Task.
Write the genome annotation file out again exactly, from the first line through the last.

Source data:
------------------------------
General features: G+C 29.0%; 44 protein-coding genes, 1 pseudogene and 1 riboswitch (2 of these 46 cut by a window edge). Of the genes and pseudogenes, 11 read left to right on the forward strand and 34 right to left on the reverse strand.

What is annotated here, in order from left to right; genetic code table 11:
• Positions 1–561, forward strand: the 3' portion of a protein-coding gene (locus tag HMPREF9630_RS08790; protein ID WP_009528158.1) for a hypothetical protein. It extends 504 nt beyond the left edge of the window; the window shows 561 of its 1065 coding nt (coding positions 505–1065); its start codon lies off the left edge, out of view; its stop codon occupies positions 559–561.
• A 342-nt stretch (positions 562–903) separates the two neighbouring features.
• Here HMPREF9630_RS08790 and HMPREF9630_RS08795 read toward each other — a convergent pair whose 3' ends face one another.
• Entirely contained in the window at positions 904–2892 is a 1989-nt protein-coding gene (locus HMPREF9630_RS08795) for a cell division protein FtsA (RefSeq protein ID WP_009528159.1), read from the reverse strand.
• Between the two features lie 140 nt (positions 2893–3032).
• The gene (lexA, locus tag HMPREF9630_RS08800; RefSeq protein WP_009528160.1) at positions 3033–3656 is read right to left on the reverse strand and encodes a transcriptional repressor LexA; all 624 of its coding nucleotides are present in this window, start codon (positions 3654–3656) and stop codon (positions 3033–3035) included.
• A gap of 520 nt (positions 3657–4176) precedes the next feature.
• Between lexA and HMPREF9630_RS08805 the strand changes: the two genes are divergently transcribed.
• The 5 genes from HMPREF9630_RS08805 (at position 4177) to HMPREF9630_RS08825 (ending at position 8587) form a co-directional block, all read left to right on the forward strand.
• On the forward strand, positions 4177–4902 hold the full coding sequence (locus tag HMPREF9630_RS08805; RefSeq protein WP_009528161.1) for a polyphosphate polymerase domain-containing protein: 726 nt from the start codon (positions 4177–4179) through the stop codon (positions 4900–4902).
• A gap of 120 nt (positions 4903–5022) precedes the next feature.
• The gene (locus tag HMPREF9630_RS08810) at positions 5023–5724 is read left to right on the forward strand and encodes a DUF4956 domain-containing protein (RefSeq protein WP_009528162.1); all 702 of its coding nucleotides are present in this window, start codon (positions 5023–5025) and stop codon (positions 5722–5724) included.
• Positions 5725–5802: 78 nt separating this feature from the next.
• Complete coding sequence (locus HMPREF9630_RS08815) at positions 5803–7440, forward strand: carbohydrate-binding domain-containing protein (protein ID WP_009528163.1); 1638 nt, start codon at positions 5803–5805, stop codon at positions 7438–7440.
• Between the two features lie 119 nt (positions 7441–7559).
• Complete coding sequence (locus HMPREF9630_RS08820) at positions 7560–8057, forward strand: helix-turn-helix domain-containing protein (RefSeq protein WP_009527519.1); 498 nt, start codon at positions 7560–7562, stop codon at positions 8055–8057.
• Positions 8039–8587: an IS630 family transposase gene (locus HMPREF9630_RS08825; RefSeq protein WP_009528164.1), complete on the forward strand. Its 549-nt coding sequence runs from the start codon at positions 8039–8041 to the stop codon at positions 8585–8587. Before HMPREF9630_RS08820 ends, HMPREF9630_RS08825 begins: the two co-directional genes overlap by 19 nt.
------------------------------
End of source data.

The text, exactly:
General features: G+C 29.0%; 44 protein-coding genes, 1 pseudogene and 1 riboswitch (2 of these 46 cut by a window edge). Of the genes and pseudogenes, 11 read left to right on the forward strand and 34 right to left on the reverse strand.

What is annotated here, in order from left to right; genetic code table 11:
• Positions 1–561, forward strand: the 3' portion of a protein-coding gene (locus tag HMPREF9630_RS08790; protein ID WP_009528158.1) for a hypothetical protein. It extends 504 nt beyond the left edge of the window; the window shows 561 of its 1065 coding nt (coding positions 505–1065); its start codon lies off the left edge, out of view; its stop codon occupies positions 559–561.
• A 342-nt stretch (positions 562–903) separates the two neighbouring features.
• Here HMPREF9630_RS08790 and HMPREF9630_RS08795 read toward each other — a convergent pair whose 3' ends face one another.
• Entirely contained in the window at positions 904–2892 is a 1989-nt protein-coding gene (locus HMPREF9630_RS08795) for a cell division protein FtsA (RefSeq protein ID WP_009528159.1), read from the reverse strand.
• Between the two features lie 140 nt (positions 2893–3032).
• The gene (lexA, locus tag HMPREF9630_RS08800; RefSeq protein WP_009528160.1) at positions 3033–3656 is read right to left on the reverse strand and encodes a transcriptional repressor LexA; all 624 of its coding nucleotides are present in this window, start codon (positions 3654–3656) and stop codon (positions 3033–3035) included.
• A gap of 520 nt (positions 3657–4176) precedes the next feature.
• Between lexA and HMPREF9630_RS08805 the strand changes: the two genes are divergently transcribed.
• The 5 genes from HMPREF9630_RS08805 (at position 4177) to HMPREF9630_RS08825 (ending at position 8587) form a co-directional block, all read left to right on the forward strand.
• On the forward strand, positions 4177–4902 hold the full coding sequence (locus tag HMPREF9630_RS08805; RefSeq protein WP_009528161.1) for a polyphosphate polymerase domain-containing protein: 726 nt from the start codon (positions 4177–4179) through the stop codon (positions 4900–4902).
• A gap of 120 nt (positions 4903–5022) precedes the next feature.
• The gene (locus tag HMPREF9630_RS08810) at positions 5023–5724 is read left to right on the forward strand and encodes a DUF4956 domain-containing protein (RefSeq protein WP_009528162.1); all 702 of its coding nucleotides are present in this window, start codon (positions 5023–5025) and stop codon (positions 5722–5724) included.
• Positions 5725–5802: 78 nt separating this feature from the next.
• Complete coding sequence (locus HMPREF9630_RS08815) at positions 5803–7440, forward strand: carbohydrate-binding domain-containing protein (protein ID WP_009528163.1); 1638 nt, start codon at positions 5803–5805, stop codon at positions 7438–7440.
• Between the two features lie 119 nt (positions 7441–7559).
• Complete coding sequence (locus HMPREF9630_RS08820) at positions 7560–8057, forward strand: helix-turn-helix domain-containing protein (RefSeq protein WP_009527519.1); 498 nt, start codon at positions 7560–7562, stop codon at positions 8055–8057.
• Positions 8039–8587: an IS630 family transposase gene (locus HMPREF9630_RS08825; RefSeq protein WP_009528164.1), complete on the forward strand. Its 549-nt coding sequence runs from the start codon at positions 8039–8041 to the stop codon at positions 8585–8587. Before HMPREF9630_RS08820 ends, HMPREF9630_RS08825 begins: the two co-directional genes overlap by 19 nt.